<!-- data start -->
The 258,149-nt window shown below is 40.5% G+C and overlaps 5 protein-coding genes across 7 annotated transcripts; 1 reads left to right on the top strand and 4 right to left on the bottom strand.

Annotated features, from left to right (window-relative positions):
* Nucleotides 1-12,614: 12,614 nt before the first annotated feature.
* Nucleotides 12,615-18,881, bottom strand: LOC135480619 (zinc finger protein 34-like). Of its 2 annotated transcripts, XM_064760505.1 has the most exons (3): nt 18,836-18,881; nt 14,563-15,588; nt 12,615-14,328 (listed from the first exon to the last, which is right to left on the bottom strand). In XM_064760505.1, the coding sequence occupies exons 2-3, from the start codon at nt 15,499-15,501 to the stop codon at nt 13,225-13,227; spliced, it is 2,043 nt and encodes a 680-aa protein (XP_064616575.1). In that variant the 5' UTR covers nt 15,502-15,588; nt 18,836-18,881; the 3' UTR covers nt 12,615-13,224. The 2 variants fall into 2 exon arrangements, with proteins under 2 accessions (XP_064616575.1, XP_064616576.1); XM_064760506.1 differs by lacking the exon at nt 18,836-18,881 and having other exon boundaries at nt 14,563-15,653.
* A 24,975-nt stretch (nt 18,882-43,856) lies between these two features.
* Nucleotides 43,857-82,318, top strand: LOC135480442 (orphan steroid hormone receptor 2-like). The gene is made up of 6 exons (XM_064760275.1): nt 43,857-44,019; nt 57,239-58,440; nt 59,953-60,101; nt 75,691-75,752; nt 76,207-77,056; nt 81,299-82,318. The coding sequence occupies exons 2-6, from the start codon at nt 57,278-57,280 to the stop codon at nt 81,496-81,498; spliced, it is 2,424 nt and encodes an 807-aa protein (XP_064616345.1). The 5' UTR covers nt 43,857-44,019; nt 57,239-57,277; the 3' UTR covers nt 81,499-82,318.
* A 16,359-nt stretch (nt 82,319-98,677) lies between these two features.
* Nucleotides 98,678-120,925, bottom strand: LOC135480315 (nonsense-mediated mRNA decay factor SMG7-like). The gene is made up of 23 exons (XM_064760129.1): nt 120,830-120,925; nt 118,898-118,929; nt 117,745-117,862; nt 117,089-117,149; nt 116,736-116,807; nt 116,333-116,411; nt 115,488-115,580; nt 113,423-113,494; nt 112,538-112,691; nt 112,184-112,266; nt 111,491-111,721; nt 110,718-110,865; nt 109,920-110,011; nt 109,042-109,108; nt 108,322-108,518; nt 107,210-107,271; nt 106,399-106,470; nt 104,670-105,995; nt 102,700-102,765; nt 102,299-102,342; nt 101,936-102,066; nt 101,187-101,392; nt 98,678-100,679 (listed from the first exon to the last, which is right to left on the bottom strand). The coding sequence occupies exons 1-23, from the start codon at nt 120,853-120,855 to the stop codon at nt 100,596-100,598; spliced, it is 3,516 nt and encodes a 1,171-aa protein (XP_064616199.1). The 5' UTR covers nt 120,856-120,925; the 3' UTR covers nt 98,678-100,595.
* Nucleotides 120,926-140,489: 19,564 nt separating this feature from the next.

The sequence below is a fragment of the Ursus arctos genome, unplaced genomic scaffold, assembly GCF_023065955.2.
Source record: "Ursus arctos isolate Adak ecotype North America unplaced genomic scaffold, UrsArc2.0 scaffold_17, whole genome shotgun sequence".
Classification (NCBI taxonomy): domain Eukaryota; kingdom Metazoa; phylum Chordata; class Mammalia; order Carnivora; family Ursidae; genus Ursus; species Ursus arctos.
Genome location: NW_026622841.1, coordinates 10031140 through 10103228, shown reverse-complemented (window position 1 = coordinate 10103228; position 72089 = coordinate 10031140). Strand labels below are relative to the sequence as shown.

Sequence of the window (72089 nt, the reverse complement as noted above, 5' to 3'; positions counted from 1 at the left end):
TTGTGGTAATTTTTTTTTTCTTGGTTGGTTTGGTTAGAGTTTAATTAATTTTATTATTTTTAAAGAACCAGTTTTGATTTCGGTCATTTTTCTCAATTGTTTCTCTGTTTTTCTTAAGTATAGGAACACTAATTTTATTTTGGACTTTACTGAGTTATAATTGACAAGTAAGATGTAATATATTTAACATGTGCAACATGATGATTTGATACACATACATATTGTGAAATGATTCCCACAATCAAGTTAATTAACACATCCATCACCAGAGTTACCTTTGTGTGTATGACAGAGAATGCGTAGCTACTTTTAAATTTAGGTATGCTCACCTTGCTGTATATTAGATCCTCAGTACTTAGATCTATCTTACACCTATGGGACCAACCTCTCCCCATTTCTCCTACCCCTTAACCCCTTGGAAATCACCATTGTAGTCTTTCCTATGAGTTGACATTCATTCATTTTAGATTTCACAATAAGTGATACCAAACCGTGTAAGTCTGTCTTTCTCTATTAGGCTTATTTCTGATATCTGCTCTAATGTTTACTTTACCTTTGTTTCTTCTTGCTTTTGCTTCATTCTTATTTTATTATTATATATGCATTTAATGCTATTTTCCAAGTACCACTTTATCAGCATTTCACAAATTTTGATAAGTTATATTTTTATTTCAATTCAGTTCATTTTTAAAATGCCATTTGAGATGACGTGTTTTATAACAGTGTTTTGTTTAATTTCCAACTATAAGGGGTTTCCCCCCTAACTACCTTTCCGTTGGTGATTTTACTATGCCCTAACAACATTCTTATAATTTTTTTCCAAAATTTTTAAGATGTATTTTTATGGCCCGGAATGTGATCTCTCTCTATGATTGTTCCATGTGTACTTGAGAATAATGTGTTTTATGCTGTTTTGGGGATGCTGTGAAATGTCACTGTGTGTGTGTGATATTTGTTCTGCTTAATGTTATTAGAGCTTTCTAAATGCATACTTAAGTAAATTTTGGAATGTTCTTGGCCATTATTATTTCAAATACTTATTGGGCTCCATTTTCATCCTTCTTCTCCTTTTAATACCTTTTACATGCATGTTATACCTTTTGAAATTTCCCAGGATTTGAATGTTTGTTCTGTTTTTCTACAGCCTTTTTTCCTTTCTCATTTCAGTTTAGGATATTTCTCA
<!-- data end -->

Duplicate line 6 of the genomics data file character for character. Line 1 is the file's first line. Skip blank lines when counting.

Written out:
* Nucleotides 43,857-82,318, top strand: LOC135480442 (orphan steroid hormone receptor 2-like). The gene is made up of 6 exons (XM_064760275.1): nt 43,857-44,019; nt 57,239-58,440; nt 59,953-60,101; nt 75,691-75,752; nt 76,207-77,056; nt 81,299-82,318. The coding sequence occupies exons 2-6, from the start codon at nt 57,278-57,280 to the stop codon at nt 81,496-81,498; spliced, it is 2,424 nt and encodes an 807-aa protein (XP_064616345.1). The 5' UTR covers nt 43,857-44,019; nt 57,239-57,277; the 3' UTR covers nt 81,499-82,318.